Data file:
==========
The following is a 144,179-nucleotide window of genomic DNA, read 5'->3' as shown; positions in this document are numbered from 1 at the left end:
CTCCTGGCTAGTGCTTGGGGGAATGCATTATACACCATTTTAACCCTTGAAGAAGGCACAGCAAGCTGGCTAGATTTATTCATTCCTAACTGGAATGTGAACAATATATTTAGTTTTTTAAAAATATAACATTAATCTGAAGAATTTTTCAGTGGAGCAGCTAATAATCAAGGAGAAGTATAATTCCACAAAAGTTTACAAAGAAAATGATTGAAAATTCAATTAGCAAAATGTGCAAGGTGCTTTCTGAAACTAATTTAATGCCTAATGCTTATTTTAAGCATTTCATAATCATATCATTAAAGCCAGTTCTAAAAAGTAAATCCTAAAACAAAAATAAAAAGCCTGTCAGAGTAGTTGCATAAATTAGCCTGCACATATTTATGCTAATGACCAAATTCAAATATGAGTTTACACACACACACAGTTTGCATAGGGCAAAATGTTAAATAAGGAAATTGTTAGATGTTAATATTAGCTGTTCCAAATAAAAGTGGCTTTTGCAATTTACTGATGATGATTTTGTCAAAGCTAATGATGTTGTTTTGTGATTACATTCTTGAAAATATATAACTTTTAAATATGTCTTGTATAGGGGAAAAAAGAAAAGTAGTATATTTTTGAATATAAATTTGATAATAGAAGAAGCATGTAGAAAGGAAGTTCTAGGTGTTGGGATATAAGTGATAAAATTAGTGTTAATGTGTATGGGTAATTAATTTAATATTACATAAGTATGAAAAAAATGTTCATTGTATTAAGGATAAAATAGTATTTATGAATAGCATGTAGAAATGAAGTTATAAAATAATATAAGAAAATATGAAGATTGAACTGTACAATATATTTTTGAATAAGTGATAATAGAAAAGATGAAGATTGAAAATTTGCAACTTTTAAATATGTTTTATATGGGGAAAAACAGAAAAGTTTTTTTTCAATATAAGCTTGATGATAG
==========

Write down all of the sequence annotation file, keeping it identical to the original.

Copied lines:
The following is a 144,179-nucleotide window of genomic DNA, read 5'->3' as shown; positions in this document are numbered from 1 at the left end:
CTCCTGGCTAGTGCTTGGGGGAATGCATTATACACCATTTTAACCCTTGAAGAAGGCACAGCAAGCTGGCTAGATTTATTCATTCCTAACTGGAATGTGAACAATATATTTAGTTTTTTAAAAATATAACATTAATCTGAAGAATTTTTCAGTGGAGCAGCTAATAATCAAGGAGAAGTATAATTCCACAAAAGTTTACAAAGAAAATGATTGAAAATTCAATTAGCAAAATGTGCAAGGTGCTTTCTGAAACTAATTTAATGCCTAATGCTTATTTTAAGCATTTCATAATCATATCATTAAAGCCAGTTCTAAAAAGTAAATCCTAAAACAAAAATAAAAAGCCTGTCAGAGTAGTTGCATAAATTAGCCTGCACATATTTATGCTAATGACCAAATTCAAATATGAGTTTACACACACACACAGTTTGCATAGGGCAAAATGTTAAATAAGGAAATTGTTAGATGTTAATATTAGCTGTTCCAAATAAAAGTGGCTTTTGCAATTTACTGATGATGATTTTGTCAAAGCTAATGATGTTGTTTTGTGATTACATTCTTGAAAATATATAACTTTTAAATATGTCTTGTATAGGGGAAAAAAGAAAAGTAGTATATTTTTGAATATAAATTTGATAATAGAAGAAGCATGTAGAAAGGAAGTTCTAGGTGTTGGGATATAAGTGATAAAATTAGTGTTAATGTGTATGGGTAATTAATTTAATATTACATAAGTATGAAAAAAATGTTCATTGTATTAAGGATAAAATAGTATTTATGAATAGCATGTAGAAATGAAGTTATAAAATAATATAAGAAAATATGAAGATTGAACTGTACAATATATTTTTGAATAAGTGATAATAGAAAAGATGAAGATTGAAAATTTGCAACTTTTAAATATGTTTTATATGGGGAAAAACAGAAAAGTTTTTTTTCAATATAAGCTTGATGATAG